High Tech Pet Fences – What You Should Know About Underground Fences Before You Buy

An underground pet fence has become increasingly popular with pet owners around the world as a good, safe, economical alternative to the traditional above ground fence. With a radio wire buried underground, your electric fence is invisible to the landscape and highly effective in protecting your pet. Below ground fence systems have the technology to create a hidden barrier that dogs will not to cross. Many electric fence systems are quick and easy to install and dog training takes only a few minutes a day as you teach your pet that there is an invisible boundary line marked by flags which are placed above the underground wire. Typically, your pet will be trained in a few days to exhibit retreat behavior when nearing the flags giving you peace of mind that you can now safely allow your pet outdoors without fearing that he will escape. An underground system works on this principle. A narrow trench is dug around the perimeter of the area you choose, where a wire will be placed. This, in turn, is connected to a transmitter, which works in tandem with a collar worn around your pet’s neck. Traditionally, if your pet crosses or is approaching the perimeter, the collar gives out a mild noise and this is usually enough to scare him off, but if he does continue ahead, he receives a mild shock. Training is required in order for your pet to actually understand his limits but once your pet is trained, he can roam around freely within a certain perimeter defined by the underground wire. There are different principles on which the stimulus is administered.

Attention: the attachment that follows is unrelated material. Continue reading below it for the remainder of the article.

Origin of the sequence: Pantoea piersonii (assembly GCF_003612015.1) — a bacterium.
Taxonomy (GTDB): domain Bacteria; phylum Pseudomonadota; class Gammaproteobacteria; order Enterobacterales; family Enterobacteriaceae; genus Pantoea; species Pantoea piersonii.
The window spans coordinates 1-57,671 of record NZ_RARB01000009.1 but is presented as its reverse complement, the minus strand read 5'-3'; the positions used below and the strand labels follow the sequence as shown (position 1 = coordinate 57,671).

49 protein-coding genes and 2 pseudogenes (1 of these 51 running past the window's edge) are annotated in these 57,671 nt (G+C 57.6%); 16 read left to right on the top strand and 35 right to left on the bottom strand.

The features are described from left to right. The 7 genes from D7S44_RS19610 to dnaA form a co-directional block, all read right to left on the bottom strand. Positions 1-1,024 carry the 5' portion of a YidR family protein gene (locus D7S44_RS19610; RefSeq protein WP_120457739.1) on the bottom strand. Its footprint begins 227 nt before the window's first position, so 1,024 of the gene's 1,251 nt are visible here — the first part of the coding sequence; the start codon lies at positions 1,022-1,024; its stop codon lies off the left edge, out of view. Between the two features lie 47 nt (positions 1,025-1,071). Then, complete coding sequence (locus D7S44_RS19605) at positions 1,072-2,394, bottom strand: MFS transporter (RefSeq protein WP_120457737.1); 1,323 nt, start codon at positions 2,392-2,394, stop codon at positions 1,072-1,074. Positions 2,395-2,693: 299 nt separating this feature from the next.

1. Progressive Stimulus – This system typically has a tone only warning zone, followed by a mild stimulus zone and finally a high level shock zone very close to the wire. Electronic fences that feature tone only warning zones are a good idea in theory, but if you have an especially astute dog, this type of system often allows the dog to escape because he’ll quickly learn that if he stands in the warning zone long enough, the tone stops (because the collar battery runs down) and he is now free to leave.

2. Run Through Prevention – This system creates zones wherein a low voltage shock is followed by a higher voltage shock. With some dogs this system may work fine, but wiith some dog temperaments, the mild shock can be too little, in which the dog simply ignores the stimulus, or too much, in which case the dog can react with fear, becoming afraid to go outside at all.

3. Pulsed Proportional Stimulus – This is a different approach to the traditional shock technique in the way sound & shock stimulus are administered. Instead of being applied in a continuous correction, they are applied in short, pulses that automatically increase as your dog approaches the boundary. The pulse rate of the stimulus bursts is increased continuously as your dog approaches the boundary wire. The closer your dog moves toward the boundary, the more rapid the pulses become allowing your dog to decide how much stimulus is enough to effect the retreat behavior. This method applies a full voltage shock at the first correction, getting your dog’s attention, but the pulse is so short that he will probably not perceive it as painful. Pulsed Proportional Stimulus reinforces the shock pulse stimulus with sound pulses. Every time the dog receives shock pulse, a loud pulse of sound is also delivered. This sound pulse intensifies the perceived effect of the shock stimulus.